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Johannes BRAHMS (1833-1897)
Symphony No. 1 in C minor (1862-76) [45.28]
Symphony No. 3 in F major (1883) [35.45]
Bergen Philharmonic Orchestra / Edward Gardner
rec. 2018, Grieghallen, Bergen, Norway

It goes without saying that there are many celebrated/recommended recordings of the Brahms symphonies. One has only to think of those of Harnoncourt, Karajan, Klemperer, and Toscanini, to mention but a few. Gardner and Chandos are therefore treading into well-loved, popular classics territory wherein formidable competition lies.

The first thing to remind ourselves is that this recording receives the full attention of the best Chandos sound – this is a Super Audio CD.  The strings have a luscious bloom; the brass blares heroically; the woodwinds sing joyously; the percussion deliver power and dramatic impact.

I will forego any comment on the development of both symphonies. Their history is well-known and well covered in Nicholas Marston’s succinct notes.
On the whole, Gardner’s readings are very satisfying and buoyed by an attention to detail and nuance, as well as shades of drama and pacing. I will say, though, that I think the opening movement of the First Symphony sometimes lacks dramatic tension – I prefer a more whip-like treatment.  The second movement – the lovely Andante sostenuto - is magic in Gardner’s direction, hauntingly beautiful in its tender shaping, and just listen, for instance, to the section for the first violin with the horn accompaniment.  The Poco allegretto is sweetly tranquil here contrasting the more joyous rustic dance section. The Finale is magnificent, powerful, imposingly assertive and life-affirming.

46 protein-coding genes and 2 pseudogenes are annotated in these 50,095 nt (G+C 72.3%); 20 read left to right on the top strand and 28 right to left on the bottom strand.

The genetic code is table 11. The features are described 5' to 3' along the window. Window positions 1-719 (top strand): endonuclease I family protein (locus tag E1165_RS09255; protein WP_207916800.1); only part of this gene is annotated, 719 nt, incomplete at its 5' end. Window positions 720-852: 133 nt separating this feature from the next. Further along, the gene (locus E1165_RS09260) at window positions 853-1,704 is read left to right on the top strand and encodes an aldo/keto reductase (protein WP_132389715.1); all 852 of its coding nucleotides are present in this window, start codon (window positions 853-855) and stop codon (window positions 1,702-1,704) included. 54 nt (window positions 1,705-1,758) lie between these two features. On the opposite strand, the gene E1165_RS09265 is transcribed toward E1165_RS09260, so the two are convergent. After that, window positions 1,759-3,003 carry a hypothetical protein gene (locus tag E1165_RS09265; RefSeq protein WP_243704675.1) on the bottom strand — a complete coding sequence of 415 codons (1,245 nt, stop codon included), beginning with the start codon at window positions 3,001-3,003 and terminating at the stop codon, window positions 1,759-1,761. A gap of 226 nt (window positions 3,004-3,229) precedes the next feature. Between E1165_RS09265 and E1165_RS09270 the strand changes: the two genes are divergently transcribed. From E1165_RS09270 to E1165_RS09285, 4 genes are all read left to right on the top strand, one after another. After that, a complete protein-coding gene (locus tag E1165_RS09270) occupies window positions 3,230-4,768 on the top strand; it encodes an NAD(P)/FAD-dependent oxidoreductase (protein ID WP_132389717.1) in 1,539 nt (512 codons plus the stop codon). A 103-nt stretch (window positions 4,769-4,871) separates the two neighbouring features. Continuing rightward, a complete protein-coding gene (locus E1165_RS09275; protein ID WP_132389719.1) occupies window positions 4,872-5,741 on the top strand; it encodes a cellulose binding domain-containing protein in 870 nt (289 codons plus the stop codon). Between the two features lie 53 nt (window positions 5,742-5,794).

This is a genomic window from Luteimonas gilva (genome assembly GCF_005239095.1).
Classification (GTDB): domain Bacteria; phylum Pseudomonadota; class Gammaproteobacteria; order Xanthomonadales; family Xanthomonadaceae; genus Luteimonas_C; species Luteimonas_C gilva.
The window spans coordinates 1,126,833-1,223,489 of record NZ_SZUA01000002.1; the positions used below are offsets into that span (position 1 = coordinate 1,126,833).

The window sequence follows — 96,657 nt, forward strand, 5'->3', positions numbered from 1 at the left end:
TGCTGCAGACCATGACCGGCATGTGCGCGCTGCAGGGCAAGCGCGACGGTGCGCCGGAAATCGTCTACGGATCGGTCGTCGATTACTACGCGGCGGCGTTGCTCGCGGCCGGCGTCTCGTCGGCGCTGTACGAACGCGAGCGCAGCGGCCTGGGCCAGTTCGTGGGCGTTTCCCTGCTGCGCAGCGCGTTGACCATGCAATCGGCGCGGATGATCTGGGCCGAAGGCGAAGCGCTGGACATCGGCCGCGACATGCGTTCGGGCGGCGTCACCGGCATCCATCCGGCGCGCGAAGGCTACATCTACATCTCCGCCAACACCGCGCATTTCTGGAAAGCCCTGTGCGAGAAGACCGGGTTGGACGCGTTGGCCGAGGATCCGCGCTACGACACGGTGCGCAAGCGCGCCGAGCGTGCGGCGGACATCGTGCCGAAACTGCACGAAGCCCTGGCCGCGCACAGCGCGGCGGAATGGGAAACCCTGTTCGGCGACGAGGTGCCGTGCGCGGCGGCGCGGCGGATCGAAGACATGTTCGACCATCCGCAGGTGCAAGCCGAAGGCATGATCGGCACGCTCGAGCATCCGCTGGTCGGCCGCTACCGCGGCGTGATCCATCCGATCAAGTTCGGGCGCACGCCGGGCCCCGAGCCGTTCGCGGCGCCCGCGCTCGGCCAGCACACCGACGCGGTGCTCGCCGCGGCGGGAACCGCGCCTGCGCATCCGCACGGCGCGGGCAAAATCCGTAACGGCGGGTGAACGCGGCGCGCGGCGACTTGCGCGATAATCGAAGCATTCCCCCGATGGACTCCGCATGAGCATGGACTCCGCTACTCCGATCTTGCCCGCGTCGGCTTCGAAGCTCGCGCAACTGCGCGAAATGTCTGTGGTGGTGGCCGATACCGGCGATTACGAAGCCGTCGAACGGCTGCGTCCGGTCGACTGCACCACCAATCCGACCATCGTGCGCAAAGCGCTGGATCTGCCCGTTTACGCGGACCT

The effect of Brahms’s Third Symphony, beloved by Elgar, has been tainted somewhat in the 20th century by the use of Brahms’s lovely melody for the third movement in the pop song, ‘You’re the song Angels sing…’. Gardner delivers a necessarily lighter touch for this work and recognises a feminine daintiness and lilt for the first movement’s waltz figures but does not deny its edgier, more pensive sections.  The Andante second movement is poignant and again feminine but this time more maternal, one might feel, from Gardner’s approach.  The third movement sings tenderly but the finale provides a much-needed muscularity – and Gardner lets rip, the running figures and bombast impressing mightily.

With such glowing sound and nicely phrased, nuanced readings from the Bergen Orchestra, this is a compelling offering in a crowded field and I look forward to Gardener’s readings of Brahms’s Second and Fourth Symphonies.

Ian Lace

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